Social Power Persuades
There are 6 basic types of social power that influence others…which type are you?
If you have ever wondered why some people seem to be more effective at influencing the opinions and behaviors of others, consider the social power possessed by the “influencer” and the role-identity of the “followers”.
Social power can be thought of as simply reasons why one person can get others to do what he wants to. There are six basic types of social power:
1. Reward power is when the holder of the power has the potential to dole out either material or social rewards. Attention, affection and sex fall into this category. So do bonuses, salary and gifts.
2. Coercive power exists when others comply to avoid any type of punishment. This can be a time out, public humiliation (gossip), social discord, a verbal or physical reprimand, financial penalties, jail, etc.
3. Legitimate power is based on the notion of “it just is”. Whereby, someone responds to someone’s request simply because they are a designated as an authority figure such as “teacher”, “leader”, “parent”, or “boss”. Followers respond to their requests just because they are “supposed to”.
4. Referent power is often combined with Legitimate Power when you like or admirer your boss or teacher. The power to influence comes with being admired and respected, when the person wants to be like you or wants to be held in high regard in return.
5. Expert power is when someone has superior skills or training so followers comply with their requests because they assume they know more and can lead others towards better decisions. This can obviously apply to situations at the office or when consulting with advisers, such as doctors, lawyers or accountants, but it also comes into play in more subtle situations. For example, we may defer to someone’s lead simply because they are more familiar with the place, people or situations than we are. This occurs in social setting where new comers often look for experienced members to “show them the ropes”, thus temporarily one person is deemed the expert and assumes that role.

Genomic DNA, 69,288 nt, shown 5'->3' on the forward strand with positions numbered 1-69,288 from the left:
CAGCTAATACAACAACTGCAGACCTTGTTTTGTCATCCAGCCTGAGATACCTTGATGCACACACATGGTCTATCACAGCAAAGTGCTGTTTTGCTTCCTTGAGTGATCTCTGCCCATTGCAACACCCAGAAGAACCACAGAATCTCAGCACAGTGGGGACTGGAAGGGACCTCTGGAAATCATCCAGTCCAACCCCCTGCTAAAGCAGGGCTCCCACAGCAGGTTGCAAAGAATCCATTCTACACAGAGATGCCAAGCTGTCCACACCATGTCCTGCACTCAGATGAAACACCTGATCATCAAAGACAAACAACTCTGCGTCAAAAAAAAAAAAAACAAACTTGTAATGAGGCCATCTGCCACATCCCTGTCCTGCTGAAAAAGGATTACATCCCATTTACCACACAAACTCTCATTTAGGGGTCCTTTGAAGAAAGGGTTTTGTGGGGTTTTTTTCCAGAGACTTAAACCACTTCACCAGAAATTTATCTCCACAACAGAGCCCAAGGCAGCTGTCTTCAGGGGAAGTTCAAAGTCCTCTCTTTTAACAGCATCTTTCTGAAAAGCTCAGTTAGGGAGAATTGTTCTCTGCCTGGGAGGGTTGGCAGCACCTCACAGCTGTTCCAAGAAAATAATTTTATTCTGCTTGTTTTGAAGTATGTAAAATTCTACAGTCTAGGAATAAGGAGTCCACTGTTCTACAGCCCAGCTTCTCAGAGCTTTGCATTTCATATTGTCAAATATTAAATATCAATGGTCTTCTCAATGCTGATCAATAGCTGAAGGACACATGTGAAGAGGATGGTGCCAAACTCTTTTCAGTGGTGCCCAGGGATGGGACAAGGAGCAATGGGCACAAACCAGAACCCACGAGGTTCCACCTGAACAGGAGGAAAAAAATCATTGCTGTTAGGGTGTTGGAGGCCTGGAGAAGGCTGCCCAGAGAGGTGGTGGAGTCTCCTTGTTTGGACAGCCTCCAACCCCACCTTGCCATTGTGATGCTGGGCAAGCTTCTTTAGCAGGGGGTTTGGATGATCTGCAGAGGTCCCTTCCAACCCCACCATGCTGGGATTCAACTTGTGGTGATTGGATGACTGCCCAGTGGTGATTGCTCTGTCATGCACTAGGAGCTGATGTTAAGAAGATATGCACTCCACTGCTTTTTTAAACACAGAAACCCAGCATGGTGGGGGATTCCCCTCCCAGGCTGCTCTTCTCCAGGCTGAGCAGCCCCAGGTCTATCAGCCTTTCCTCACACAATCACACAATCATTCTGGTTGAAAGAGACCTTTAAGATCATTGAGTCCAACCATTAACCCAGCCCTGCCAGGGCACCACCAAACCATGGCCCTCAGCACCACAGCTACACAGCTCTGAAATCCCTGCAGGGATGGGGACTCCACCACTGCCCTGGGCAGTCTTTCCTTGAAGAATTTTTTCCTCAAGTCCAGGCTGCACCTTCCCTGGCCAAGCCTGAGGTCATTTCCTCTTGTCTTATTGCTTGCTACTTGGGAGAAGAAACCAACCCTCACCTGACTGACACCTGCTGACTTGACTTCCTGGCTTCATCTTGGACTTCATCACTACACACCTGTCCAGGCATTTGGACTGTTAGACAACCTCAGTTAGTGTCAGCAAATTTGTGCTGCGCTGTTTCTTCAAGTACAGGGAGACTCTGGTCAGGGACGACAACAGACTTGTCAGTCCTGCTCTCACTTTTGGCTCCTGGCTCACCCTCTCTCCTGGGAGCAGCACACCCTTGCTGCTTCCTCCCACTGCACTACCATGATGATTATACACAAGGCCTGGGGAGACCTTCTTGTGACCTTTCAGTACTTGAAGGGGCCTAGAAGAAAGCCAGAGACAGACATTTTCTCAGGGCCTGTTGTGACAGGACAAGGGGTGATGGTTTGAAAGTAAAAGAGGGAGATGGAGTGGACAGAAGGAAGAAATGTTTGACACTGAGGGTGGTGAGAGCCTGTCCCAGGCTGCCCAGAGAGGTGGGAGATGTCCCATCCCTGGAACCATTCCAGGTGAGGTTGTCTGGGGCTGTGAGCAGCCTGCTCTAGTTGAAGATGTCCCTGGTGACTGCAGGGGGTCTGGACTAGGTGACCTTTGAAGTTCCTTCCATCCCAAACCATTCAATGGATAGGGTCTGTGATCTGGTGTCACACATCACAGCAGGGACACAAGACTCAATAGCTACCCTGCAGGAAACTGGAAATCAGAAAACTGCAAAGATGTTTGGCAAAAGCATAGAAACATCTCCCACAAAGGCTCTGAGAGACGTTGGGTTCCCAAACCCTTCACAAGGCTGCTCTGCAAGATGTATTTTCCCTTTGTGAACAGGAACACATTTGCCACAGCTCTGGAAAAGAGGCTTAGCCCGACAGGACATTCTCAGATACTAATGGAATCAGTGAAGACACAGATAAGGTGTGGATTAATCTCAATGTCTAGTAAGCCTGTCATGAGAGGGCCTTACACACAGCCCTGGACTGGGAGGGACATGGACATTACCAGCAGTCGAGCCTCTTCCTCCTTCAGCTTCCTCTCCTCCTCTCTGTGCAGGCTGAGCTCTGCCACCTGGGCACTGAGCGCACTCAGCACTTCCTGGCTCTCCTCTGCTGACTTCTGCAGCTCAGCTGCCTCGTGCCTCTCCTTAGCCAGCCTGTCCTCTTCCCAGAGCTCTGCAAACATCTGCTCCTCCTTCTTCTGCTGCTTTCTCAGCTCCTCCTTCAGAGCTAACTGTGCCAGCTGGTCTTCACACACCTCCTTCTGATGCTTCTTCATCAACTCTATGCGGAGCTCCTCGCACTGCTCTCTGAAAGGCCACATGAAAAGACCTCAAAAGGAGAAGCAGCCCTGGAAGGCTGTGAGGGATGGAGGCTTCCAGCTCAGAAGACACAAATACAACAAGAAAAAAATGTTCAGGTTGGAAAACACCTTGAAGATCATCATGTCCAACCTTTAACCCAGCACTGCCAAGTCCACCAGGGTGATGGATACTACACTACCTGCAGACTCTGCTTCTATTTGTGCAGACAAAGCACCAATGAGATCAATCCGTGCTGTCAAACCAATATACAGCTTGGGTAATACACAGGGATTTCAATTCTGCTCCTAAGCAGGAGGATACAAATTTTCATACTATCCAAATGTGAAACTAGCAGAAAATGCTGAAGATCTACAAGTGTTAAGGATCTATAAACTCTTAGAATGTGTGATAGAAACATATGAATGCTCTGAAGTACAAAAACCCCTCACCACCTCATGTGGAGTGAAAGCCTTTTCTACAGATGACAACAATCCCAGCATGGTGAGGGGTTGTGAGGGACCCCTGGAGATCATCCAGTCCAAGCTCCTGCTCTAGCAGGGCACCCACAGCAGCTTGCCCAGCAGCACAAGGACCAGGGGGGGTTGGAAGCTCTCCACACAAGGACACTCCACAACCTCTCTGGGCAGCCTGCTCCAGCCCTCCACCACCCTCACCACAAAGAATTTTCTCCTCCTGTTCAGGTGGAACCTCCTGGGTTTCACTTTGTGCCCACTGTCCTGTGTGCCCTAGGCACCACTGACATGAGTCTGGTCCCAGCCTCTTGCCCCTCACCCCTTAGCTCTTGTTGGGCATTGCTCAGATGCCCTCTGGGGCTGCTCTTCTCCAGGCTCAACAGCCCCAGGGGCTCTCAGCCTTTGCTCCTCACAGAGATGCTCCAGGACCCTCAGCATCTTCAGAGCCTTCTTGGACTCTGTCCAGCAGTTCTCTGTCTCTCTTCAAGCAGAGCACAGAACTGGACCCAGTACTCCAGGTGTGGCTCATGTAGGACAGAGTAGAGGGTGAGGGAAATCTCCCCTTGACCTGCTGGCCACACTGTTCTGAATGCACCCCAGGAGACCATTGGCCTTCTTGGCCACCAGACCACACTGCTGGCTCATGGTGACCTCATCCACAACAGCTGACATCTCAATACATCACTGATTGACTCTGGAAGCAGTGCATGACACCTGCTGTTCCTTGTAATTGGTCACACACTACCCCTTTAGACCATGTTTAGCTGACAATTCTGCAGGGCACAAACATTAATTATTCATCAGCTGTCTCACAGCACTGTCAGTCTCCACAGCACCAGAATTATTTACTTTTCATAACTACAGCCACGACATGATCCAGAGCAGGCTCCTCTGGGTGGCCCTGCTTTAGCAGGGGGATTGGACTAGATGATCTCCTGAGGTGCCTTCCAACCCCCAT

6. Information Power is when someone posses a specific piece information that we see as valuable. Thus we follow their requests in order to get them to share the information we are looking to obtain.
Role identity is basically how people want to be seen in a given situation. This translates into what motivates them. For example, a 30 year-old, single female attending a social engagement who wants to be seen as sexy, attractive and articulate to men would respond positively to the reward power of a compliment from a viable suitor since it would validate her role-identity. So in order for the compliment to be powerful in its ability to influence it must be seen as valuable enough by the followers to warrant the required behavior.
Persuading others is not always easy, in management or leadership situations if you are liked (referent) and seen as a skilled /knowledgeable (expert) you will have the power to influence the performance and opinions of others since referent power combined with expert power in leadership roles tend to be the most effective.
Please comment here on the blog what types of power you think work best for you and it what situations. 🙂